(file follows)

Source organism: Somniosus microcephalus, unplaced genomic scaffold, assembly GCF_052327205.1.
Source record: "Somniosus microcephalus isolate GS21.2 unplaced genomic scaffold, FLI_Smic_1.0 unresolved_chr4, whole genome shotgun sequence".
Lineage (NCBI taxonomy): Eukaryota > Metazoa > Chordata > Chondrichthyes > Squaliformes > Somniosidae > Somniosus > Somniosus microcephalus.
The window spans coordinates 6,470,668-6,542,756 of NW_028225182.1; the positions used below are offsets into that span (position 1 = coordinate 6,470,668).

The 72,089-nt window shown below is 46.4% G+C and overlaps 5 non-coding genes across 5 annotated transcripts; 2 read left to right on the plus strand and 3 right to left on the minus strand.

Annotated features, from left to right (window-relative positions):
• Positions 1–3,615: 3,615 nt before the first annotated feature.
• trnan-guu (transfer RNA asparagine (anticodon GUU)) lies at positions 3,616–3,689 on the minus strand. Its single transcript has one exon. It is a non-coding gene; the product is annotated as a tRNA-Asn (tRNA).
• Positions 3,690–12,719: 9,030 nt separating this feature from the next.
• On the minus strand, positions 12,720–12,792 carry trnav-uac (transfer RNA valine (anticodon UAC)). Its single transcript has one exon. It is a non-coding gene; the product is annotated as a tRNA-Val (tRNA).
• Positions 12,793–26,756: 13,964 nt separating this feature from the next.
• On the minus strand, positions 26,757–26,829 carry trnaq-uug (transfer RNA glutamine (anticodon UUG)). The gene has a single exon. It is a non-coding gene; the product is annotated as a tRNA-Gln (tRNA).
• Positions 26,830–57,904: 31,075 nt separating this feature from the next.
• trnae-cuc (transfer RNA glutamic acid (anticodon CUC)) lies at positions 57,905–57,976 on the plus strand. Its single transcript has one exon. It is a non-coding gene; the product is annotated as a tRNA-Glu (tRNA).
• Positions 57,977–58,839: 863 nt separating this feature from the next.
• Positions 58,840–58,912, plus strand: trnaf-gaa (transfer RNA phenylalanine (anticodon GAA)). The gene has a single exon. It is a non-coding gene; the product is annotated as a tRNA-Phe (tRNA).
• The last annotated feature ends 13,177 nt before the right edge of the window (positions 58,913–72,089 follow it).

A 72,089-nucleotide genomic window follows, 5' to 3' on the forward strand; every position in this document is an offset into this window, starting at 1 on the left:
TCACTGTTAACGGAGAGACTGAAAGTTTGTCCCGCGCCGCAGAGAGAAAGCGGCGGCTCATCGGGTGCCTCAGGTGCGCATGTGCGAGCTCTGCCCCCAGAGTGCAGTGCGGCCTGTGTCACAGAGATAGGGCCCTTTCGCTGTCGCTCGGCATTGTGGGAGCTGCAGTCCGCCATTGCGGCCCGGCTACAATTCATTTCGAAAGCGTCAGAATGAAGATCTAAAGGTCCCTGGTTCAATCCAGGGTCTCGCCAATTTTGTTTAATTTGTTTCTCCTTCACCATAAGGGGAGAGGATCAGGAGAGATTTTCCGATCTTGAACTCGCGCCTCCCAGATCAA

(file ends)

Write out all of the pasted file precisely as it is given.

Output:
Source organism: Somniosus microcephalus, unplaced genomic scaffold, assembly GCF_052327205.1.
Source record: "Somniosus microcephalus isolate GS21.2 unplaced genomic scaffold, FLI_Smic_1.0 unresolved_chr4, whole genome shotgun sequence".
Lineage (NCBI taxonomy): Eukaryota > Metazoa > Chordata > Chondrichthyes > Squaliformes > Somniosidae > Somniosus > Somniosus microcephalus.
The window spans coordinates 6,470,668-6,542,756 of NW_028225182.1; the positions used below are offsets into that span (position 1 = coordinate 6,470,668).

The 72,089-nt window shown below is 46.4% G+C and overlaps 5 non-coding genes across 5 annotated transcripts; 2 read left to right on the plus strand and 3 right to left on the minus strand.

Annotated features, from left to right (window-relative positions):
• Positions 1–3,615: 3,615 nt before the first annotated feature.
• trnan-guu (transfer RNA asparagine (anticodon GUU)) lies at positions 3,616–3,689 on the minus strand. Its single transcript has one exon. It is a non-coding gene; the product is annotated as a tRNA-Asn (tRNA).
• Positions 3,690–12,719: 9,030 nt separating this feature from the next.
• On the minus strand, positions 12,720–12,792 carry trnav-uac (transfer RNA valine (anticodon UAC)). Its single transcript has one exon. It is a non-coding gene; the product is annotated as a tRNA-Val (tRNA).
• Positions 12,793–26,756: 13,964 nt separating this feature from the next.
• On the minus strand, positions 26,757–26,829 carry trnaq-uug (transfer RNA glutamine (anticodon UUG)). The gene has a single exon. It is a non-coding gene; the product is annotated as a tRNA-Gln (tRNA).
• Positions 26,830–57,904: 31,075 nt separating this feature from the next.
• trnae-cuc (transfer RNA glutamic acid (anticodon CUC)) lies at positions 57,905–57,976 on the plus strand. Its single transcript has one exon. It is a non-coding gene; the product is annotated as a tRNA-Glu (tRNA).
• Positions 57,977–58,839: 863 nt separating this feature from the next.
• Positions 58,840–58,912, plus strand: trnaf-gaa (transfer RNA phenylalanine (anticodon GAA)). The gene has a single exon. It is a non-coding gene; the product is annotated as a tRNA-Phe (tRNA).
• The last annotated feature ends 13,177 nt before the right edge of the window (positions 58,913–72,089 follow it).

A 72,089-nucleotide genomic window follows, 5' to 3' on the forward strand; every position in this document is an offset into this window, starting at 1 on the left:
TCACTGTTAACGGAGAGACTGAAAGTTTGTCCCGCGCCGCAGAGAGAAAGCGGCGGCTCATCGGGTGCCTCAGGTGCGCATGTGCGAGCTCTGCCCCCAGAGTGCAGTGCGGCCTGTGTCACAGAGATAGGGCCCTTTCGCTGTCGCTCGGCATTGTGGGAGCTGCAGTCCGCCATTGCGGCCCGGCTACAATTCATTTCGAAAGCGTCAGAATGAAGATCTAAAGGTCCCTGGTTCAATCCAGGGTCTCGCCAATTTTGTTTAATTTGTTTCTCCTTCACCATAAGGGGAGAGGATCAGGAGAGATTTTCCGATCTTGAACTCGCGCCTCCCAGATCAA